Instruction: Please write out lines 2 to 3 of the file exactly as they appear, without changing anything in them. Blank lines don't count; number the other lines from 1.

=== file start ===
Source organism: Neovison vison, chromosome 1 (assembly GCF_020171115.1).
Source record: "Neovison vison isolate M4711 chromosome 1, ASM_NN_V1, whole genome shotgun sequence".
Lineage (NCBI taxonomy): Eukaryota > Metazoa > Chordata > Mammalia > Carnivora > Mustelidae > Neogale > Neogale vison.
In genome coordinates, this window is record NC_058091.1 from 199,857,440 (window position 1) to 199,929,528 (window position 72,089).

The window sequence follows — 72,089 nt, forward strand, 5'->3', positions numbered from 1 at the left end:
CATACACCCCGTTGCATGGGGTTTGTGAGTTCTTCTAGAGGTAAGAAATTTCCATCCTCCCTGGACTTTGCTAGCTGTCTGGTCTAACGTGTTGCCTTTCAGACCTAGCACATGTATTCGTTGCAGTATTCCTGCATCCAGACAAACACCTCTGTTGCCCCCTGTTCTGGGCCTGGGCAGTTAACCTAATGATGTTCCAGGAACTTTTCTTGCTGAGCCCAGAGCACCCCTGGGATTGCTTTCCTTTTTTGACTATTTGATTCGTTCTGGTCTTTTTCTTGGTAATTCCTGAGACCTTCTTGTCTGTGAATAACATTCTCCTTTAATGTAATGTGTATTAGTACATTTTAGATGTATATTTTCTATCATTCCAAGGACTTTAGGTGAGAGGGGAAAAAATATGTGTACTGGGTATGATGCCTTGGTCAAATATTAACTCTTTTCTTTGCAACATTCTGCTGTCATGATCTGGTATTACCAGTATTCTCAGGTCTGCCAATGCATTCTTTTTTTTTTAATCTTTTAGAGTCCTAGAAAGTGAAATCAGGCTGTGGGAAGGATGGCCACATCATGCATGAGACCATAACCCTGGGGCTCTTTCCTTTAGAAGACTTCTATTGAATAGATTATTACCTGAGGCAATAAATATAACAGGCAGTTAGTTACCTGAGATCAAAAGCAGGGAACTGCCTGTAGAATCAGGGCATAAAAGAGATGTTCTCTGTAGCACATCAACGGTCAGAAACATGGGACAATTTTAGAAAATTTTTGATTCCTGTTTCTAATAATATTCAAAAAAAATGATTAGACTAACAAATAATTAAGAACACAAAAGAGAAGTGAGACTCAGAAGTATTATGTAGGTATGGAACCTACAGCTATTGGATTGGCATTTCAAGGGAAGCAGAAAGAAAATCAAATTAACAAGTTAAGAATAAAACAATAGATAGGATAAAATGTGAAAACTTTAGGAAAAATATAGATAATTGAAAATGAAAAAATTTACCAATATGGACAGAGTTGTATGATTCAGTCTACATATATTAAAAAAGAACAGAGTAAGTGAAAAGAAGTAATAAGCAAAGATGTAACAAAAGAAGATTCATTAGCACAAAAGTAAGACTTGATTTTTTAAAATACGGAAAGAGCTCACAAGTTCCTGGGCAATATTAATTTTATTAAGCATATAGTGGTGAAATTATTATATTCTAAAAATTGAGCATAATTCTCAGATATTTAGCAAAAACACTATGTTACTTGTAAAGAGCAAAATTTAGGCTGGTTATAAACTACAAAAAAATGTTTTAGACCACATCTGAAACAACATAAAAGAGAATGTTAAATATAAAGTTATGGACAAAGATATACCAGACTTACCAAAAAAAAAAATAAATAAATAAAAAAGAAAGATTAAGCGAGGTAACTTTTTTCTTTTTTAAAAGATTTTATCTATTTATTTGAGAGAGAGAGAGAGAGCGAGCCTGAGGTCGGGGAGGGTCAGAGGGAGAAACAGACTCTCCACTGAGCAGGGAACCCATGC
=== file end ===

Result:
Source record: "Neovison vison isolate M4711 chromosome 1, ASM_NN_V1, whole genome shotgun sequence".
Lineage (NCBI taxonomy): Eukaryota > Metazoa > Chordata > Mammalia > Carnivora > Mustelidae > Neogale > Neogale vison.